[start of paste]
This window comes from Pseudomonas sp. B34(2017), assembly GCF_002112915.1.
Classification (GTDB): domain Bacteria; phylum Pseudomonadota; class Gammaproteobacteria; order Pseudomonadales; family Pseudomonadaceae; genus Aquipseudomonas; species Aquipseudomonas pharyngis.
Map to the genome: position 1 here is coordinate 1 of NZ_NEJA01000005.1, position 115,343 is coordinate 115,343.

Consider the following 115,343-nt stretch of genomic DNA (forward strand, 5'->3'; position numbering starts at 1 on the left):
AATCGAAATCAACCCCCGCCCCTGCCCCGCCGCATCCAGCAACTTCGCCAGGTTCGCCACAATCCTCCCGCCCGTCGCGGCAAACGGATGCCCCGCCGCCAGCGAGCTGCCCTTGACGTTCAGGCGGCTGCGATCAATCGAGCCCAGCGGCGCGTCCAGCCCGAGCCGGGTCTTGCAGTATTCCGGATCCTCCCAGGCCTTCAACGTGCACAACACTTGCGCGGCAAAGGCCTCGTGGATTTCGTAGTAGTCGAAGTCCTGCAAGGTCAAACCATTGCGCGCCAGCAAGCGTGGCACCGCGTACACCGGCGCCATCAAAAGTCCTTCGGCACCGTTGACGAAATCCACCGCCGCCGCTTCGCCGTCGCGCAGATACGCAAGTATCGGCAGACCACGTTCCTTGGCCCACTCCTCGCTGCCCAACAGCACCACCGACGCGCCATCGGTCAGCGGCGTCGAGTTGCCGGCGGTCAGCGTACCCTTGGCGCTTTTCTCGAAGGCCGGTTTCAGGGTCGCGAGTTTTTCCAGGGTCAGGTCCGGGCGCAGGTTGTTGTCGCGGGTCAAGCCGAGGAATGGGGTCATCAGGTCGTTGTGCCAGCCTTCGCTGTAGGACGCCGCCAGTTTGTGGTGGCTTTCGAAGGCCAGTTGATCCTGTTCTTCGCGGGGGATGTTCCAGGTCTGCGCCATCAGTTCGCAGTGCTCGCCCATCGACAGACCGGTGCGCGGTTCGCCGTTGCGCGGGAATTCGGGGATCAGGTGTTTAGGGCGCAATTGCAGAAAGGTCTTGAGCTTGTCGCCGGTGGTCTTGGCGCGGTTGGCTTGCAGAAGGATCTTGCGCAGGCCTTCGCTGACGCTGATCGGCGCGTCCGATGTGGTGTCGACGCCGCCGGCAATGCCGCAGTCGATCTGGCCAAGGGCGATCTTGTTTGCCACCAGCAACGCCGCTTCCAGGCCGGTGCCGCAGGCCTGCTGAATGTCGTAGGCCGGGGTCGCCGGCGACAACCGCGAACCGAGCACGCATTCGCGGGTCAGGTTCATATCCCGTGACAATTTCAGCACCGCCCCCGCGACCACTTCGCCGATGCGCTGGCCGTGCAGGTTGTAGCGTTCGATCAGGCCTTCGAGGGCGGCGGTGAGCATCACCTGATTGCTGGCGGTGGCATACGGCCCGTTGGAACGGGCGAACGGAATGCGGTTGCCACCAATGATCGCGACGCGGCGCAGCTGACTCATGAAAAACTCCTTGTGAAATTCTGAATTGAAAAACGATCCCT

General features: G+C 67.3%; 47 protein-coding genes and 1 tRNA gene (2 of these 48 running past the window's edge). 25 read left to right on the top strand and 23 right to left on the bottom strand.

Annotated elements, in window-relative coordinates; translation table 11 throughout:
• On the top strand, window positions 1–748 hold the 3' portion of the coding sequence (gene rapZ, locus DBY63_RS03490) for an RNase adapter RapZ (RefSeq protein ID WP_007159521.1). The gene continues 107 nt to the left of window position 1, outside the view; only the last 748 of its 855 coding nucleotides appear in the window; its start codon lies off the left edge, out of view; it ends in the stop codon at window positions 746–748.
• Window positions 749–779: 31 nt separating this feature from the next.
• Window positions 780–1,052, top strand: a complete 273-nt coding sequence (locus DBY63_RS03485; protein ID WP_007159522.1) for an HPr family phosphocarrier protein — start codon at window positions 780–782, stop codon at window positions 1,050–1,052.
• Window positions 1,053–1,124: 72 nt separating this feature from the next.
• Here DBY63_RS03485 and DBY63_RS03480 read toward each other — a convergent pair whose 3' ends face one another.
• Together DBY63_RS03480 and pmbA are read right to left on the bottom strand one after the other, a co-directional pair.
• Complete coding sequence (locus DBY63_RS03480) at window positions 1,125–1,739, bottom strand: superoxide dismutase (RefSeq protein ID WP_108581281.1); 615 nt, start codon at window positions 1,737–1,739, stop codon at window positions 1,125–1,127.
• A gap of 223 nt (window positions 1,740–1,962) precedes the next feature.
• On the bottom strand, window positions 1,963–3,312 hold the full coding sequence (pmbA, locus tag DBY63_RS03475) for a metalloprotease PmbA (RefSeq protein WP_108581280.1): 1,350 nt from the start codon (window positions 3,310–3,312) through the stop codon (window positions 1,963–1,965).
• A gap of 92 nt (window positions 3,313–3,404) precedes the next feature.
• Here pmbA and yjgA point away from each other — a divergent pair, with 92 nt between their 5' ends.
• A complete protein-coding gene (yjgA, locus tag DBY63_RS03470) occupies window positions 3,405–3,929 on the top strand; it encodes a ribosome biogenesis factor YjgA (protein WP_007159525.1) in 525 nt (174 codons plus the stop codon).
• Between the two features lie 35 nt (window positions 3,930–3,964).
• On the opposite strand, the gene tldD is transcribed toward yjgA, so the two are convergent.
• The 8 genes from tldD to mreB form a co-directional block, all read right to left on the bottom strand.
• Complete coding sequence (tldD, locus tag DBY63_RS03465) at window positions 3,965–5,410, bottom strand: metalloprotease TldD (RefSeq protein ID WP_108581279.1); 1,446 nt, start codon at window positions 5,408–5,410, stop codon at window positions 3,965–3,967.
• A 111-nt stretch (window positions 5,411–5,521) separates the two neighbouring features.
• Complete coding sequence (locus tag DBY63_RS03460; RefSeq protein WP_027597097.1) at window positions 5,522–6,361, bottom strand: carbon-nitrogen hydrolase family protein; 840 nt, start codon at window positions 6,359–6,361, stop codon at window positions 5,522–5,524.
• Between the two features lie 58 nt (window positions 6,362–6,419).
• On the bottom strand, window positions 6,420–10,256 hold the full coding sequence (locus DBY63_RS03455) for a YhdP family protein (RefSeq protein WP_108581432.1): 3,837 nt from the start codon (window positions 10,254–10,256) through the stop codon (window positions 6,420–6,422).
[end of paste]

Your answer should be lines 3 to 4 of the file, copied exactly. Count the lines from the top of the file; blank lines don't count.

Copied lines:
Map to the genome: position 1 here is coordinate 1 of NZ_NEJA01000005.1, position 115,343 is coordinate 115,343.

Consider the following 115,343-nt stretch of genomic DNA (forward strand, 5'->3'; position numbering starts at 1 on the left):